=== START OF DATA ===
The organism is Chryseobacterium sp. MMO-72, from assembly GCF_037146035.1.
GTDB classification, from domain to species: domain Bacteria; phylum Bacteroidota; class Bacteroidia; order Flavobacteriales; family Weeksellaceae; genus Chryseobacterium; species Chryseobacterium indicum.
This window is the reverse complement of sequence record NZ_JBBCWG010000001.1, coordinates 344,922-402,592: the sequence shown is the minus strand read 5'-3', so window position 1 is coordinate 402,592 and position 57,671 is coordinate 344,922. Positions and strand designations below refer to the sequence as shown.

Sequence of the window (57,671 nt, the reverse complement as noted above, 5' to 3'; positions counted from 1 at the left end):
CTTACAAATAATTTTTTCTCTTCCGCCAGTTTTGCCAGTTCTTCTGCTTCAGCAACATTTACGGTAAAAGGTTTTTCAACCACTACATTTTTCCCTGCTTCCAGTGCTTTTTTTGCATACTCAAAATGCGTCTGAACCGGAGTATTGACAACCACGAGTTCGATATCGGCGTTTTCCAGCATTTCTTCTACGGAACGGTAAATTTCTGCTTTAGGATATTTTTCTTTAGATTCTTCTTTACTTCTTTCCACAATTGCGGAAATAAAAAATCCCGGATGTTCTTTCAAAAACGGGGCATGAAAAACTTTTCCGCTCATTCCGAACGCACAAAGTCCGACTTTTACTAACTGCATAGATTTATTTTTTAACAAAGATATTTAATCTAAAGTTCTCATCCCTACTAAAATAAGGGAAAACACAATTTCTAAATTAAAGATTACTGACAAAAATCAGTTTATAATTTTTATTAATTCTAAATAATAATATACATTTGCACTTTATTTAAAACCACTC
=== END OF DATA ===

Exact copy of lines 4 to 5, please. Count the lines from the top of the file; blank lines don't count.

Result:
Sequence of the window (57,671 nt, the reverse complement as noted above, 5' to 3'; positions counted from 1 at the left end):
CTTACAAATAATTTTTTCTCTTCCGCCAGTTTTGCCAGTTCTTCTGCTTCAGCAACATTTACGGTAAAAGGTTTTTCAACCACTACATTTTTCCCTGCTTCCAGTGCTTTTTTTGCATACTCAAAATGCGTCTGAACCGGAGTATTGACAACCACGAGTTCGATATCGGCGTTTTCCAGCATTTCTTCTACGGAACGGTAAATTTCTGCTTTAGGATATTTTTCTTTAGATTCTTCTTTACTTCTTTCCACAATTGCGGAAATAAAAAATCCCGGATGTTCTTTCAAAAACGGGGCATGAAAAACTTTTCCGCTCATTCCGAACGCACAAAGTCCGACTTTTACTAACTGCATAGATTTATTTTTTAACAAAGATATTTAATCTAAAGTTCTCATCCCTACTAAAATAAGGGAAAACACAATTTCTAAATTAAAGATTACTGACAAAAATCAGTTTATAATTTTTATTAATTCTAAATAATAATATACATTTGCACTTTATTTAAAACCACTC